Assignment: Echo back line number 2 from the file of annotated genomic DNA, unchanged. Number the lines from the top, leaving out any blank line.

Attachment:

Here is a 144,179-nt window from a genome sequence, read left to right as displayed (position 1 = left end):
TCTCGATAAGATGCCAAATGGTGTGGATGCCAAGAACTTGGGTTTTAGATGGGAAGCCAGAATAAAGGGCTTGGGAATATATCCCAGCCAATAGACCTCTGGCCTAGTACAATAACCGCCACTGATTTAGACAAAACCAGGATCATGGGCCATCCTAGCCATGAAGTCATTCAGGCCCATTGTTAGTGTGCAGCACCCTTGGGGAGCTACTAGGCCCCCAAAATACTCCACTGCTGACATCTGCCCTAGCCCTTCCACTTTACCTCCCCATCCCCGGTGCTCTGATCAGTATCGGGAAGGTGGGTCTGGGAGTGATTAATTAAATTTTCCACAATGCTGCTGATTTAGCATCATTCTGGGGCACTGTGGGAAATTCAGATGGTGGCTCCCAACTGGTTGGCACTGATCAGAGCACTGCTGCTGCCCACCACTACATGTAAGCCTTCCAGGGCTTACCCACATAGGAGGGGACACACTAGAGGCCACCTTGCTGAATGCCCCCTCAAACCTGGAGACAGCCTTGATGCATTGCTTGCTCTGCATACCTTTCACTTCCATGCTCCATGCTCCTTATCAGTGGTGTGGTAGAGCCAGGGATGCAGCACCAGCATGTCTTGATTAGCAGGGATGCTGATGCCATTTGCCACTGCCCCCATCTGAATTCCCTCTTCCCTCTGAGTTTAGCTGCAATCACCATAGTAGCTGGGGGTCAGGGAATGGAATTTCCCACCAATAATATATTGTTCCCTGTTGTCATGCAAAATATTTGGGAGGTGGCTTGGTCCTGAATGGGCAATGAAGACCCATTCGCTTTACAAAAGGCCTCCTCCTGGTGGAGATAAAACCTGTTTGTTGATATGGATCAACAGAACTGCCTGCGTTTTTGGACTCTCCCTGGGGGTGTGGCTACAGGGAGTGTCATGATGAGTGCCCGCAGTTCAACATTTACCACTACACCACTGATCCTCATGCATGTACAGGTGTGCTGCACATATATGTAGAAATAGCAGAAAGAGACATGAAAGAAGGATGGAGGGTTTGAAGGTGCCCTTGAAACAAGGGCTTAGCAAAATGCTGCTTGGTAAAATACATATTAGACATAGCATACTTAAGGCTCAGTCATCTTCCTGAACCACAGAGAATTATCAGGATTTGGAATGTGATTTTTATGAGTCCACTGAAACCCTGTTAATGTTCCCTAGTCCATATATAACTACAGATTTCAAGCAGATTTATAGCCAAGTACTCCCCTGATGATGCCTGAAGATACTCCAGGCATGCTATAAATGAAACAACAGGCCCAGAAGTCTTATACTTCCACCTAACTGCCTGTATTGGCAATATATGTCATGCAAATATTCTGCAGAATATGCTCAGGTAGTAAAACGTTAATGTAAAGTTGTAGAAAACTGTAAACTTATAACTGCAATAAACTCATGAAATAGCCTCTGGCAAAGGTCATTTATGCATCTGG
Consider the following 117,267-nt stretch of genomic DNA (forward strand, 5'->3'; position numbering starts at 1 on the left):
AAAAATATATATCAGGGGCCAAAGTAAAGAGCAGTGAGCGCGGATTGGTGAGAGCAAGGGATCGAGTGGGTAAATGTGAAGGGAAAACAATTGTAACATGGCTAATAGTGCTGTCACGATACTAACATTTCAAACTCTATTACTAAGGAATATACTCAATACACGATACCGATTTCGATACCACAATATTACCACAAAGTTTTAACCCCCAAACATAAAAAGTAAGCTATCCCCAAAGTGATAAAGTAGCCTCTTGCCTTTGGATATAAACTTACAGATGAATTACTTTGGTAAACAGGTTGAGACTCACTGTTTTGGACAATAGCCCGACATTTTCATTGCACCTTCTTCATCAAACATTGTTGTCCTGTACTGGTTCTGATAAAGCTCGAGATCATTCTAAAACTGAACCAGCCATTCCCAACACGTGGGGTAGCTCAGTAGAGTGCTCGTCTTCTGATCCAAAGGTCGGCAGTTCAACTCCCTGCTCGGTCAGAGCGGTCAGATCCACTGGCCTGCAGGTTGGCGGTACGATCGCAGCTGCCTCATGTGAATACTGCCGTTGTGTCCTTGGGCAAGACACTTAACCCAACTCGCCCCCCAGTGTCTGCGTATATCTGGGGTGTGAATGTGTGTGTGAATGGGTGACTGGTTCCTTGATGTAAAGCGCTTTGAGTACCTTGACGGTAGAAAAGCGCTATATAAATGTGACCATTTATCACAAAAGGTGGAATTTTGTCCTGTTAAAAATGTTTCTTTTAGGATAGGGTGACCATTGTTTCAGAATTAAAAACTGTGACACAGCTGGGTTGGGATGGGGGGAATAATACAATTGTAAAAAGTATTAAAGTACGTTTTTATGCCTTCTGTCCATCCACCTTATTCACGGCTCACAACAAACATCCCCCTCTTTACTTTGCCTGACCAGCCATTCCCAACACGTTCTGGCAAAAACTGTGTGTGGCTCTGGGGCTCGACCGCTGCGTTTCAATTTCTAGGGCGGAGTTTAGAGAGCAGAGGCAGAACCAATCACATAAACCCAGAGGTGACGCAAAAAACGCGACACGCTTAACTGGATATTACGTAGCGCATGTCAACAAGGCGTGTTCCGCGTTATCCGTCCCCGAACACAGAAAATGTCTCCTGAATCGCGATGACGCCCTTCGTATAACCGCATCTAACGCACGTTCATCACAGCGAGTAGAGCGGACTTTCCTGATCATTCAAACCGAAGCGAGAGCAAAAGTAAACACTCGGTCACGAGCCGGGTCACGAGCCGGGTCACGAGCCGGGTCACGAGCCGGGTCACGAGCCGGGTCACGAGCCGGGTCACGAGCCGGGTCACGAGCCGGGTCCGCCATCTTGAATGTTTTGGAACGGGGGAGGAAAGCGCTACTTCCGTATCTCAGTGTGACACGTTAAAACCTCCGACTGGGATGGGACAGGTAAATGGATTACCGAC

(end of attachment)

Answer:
TCTCGATAAGATGCCAAATGGTGTGGATGCCAAGAACTTGGGTTTTAGATGGGAAGCCAGAATAAAGGGCTTGGGAATATATCCCAGCCAATAGACCTCTGGCCTAGTACAATAACCGCCACTGATTTAGACAAAACCAGGATCATGGGCCATCCTAGCCATGAAGTCATTCAGGCCCATTGTTAGTGTGCAGCACCCTTGGGGAGCTACTAGGCCCCCAAAATACTCCACTGCTGACATCTGCCCTAGCCCTTCCACTTTACCTCCCCATCCCCGGTGCTCTGATCAGTATCGGGAAGGTGGGTCTGGGAGTGATTAATTAAATTTTCCACAATGCTGCTGATTTAGCATCATTCTGGGGCACTGTGGGAAATTCAGATGGTGGCTCCCAACTGGTTGGCACTGATCAGAGCACTGCTGCTGCCCACCACTACATGTAAGCCTTCCAGGGCTTACCCACATAGGAGGGGACACACTAGAGGCCACCTTGCTGAATGCCCCCTCAAACCTGGAGACAGCCTTGATGCATTGCTTGCTCTGCATACCTTTCACTTCCATGCTCCATGCTCCTTATCAGTGGTGTGGTAGAGCCAGGGATGCAGCACCAGCATGTCTTGATTAGCAGGGATGCTGATGCCATTTGCCACTGCCCCCATCTGAATTCCCTCTTCCCTCTGAGTTTAGCTGCAATCACCATAGTAGCTGGGGGTCAGGGAATGGAATTTCCCACCAATAATATATTGTTCCCTGTTGTCATGCAAAATATTTGGGAGGTGGCTTGGTCCTGAATGGGCAATGAAGACCCATTCGCTTTACAAAAGGCCTCCTCCTGGTGGAGATAAAACCTGTTTGTTGATATGGATCAACAGAACTGCCTGCGTTTTTGGACTCTCCCTGGGGGTGTGGCTACAGGGAGTGTCATGATGAGTGCCCGCAGTTCAACATTTACCACTACACCACTGATCCTCATGCATGTACAGGTGTGCTGCACATATATGTAGAAATAGCAGAAAGAGACATGAAAGAAGGATGGAGGGTTTGAAGGTGCCCTTGAAACAAGGGCTTAGCAAAATGCTGCTTGGTAAAATACATATTAGACATAGCATACTTAAGGCTCAGTCATCTTCCTGAACCACAGAGAATTATCAGGATTTGGAATGTGATTTTTATGAGTCCACTGAAACCCTGTTAATGTTCCCTAGTCCATATATAACTACAGATTTCAAGCAGATTTATAGCCAAGTACTCCCCTGATGATGCCTGAAGATACTCCAGGCATGCTATAAATGAAACAACAGGCCCAGAAGTCTTATACTTCCACCTAACTGCCTGTATTGGCAATATATGTCATGCAAATATTCTGCAGAATATGCTCAGGTAGTAAAACGTTAATGTAAAGTTGTAGAAAACTGTAAACTTATAACTGCAATAAACTCATGAAATAGCCTCTGGCAAAGGTCATTTATGCATCTGG